I first learnt about Web 2.0 about a year ago, gave it a bit of thought, then shelved it as something that would be a dream, just as my primary school art piece depicting flying cars in the year 2000. I remember thinking that while it was cool to learn and interact with anyone, anytime, it was all so frightening and far-removed from my reality.
Some time at the start of this year, however, I was introduced to Google Docs, and intrigued, found a whole plethora of stuff online related to creating web content and collaborating with others instead of using the web for writing and publishing. It doesn’t seem that dreamy now. While the future still looks quite excitingly scary, it also feels a lot nearer and more accessible.
I should probably confess here that I’m not the most IT-savvy of persons in my personal life. My last “tech gadget” were 2 walkmans (walkmen?) I got when I was in primary 4. I carry a 14-year-old Bible to church instead of a downloaded bible in a pda/palm, scribble to do lists/plans/sermon notes in 555 notebooks and use a range of hard-covered spiral notebooks for everything else ranging from lecture notes to foreign vocab words to Booker Prize reviews to travel logs. I hardly listen to music, so mp3 players and ipods are quite pointless. Outside of work tools, the only tech stuff I use are an electronic dictionary, an electric toothbrush, my beloved camera and my handphone. And it’s only from Januray this year that I switched from dial-up to broadband. I’ve kept an online diary (now blog) since 1997, but I guess it’s more because it’s just a continuation of the cathartic writing/typing habit I’ve had since the days that I had a typewriter in my room.
But it’s a bit scary how, as the cult youtube video “Shift Happens” goes, we’re living in exponential times. My first computer, when I was about Primary 3 or 4, was an old 386 that was on its last legs and which my aunt gave me so to type my stories on. The words were green, but I became quite adept at typing commands after the Dos C prompt. I saved everything onto a big 5-and-a-quarter-inch floppy disk (the soft kind that could grow mold if you left it for too long) and printed stuff out with a noisy dotmatix printer. The paper came out in rolls that had rows of holes along the margins and perforated lines for you to tear off. Barely 20 years later, we’ve gone through so many technological changes that it makes my 386 experience look prehistoric. I’m almost embarrassed to tell anyone about it lest it dates me. Though I use PDAs and Macbooks and am virtually stuck to my latop in the name of work, deep deep down inside, I’m really still a 555 notebook pen-and-paper user at heart.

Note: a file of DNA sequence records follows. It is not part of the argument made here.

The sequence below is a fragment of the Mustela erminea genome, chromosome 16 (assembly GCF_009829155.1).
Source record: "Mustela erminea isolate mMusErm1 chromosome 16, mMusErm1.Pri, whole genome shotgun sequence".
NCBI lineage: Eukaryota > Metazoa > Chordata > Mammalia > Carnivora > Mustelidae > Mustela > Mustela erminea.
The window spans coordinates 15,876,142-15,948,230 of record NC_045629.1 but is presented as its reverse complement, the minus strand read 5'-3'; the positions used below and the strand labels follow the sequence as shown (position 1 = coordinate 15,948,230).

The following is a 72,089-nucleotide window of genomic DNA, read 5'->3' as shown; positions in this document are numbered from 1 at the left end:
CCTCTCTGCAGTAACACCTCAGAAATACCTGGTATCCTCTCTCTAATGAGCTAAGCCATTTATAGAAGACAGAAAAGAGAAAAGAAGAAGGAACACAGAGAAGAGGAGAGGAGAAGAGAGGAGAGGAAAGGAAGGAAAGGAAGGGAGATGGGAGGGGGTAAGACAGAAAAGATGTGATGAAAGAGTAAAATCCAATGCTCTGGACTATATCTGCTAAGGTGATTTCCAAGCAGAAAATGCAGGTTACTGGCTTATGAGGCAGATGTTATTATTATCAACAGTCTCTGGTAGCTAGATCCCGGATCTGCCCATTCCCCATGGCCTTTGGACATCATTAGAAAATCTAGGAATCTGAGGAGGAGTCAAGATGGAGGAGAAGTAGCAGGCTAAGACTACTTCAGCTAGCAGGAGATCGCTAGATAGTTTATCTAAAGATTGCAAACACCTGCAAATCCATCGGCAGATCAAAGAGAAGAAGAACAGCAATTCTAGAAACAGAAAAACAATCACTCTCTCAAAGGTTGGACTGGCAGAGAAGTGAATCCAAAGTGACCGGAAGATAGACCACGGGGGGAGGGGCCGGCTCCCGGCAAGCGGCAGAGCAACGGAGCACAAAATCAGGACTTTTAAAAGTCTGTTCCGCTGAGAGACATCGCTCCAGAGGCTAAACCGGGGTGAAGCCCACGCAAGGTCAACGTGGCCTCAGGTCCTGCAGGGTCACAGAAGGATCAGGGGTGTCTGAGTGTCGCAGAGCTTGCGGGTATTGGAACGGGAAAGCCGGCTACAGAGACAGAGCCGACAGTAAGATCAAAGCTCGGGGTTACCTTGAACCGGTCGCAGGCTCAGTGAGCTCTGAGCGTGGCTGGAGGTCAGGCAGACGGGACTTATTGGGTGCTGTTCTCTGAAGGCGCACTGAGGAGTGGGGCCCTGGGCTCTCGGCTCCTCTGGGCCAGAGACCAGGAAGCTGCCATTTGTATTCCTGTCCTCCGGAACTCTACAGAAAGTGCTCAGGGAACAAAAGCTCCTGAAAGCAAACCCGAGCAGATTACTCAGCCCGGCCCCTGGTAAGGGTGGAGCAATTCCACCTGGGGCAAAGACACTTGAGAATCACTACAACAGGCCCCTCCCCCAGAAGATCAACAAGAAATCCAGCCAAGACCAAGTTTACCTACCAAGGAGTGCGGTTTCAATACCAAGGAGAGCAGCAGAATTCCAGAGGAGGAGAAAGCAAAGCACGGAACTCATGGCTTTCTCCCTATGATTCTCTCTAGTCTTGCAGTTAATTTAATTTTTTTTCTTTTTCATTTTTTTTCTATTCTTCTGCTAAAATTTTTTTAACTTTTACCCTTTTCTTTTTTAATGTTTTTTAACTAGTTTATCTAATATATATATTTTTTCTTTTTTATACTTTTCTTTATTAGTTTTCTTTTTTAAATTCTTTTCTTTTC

How much and how fast will the world change in the next 10 years if we all get onto Web 2.0? In terms of epistemology, the definition of knowledge has changed and will continue to change. People often talk about the dawn of a postmodern generation to whom everything is relative, but looking at the applications listed under Web 2.0, it seems like the emergence of a generation more unsure of itself than ever. Lists of links to this and that, tips, how-to videos…people seem to be going to a point where they are just looking for directions and well, the truth. Perhaps we will have absurd jobs in the brave new world that we are entering like Babette’s in Don Delillo’s White Noise, who teaches classes on good posture and eating to reassure people that they are doing the right thing. Perhaps, as I’ve been told, listening and writing will become the two key skills needed (though I would still argue for speaking and reading instead).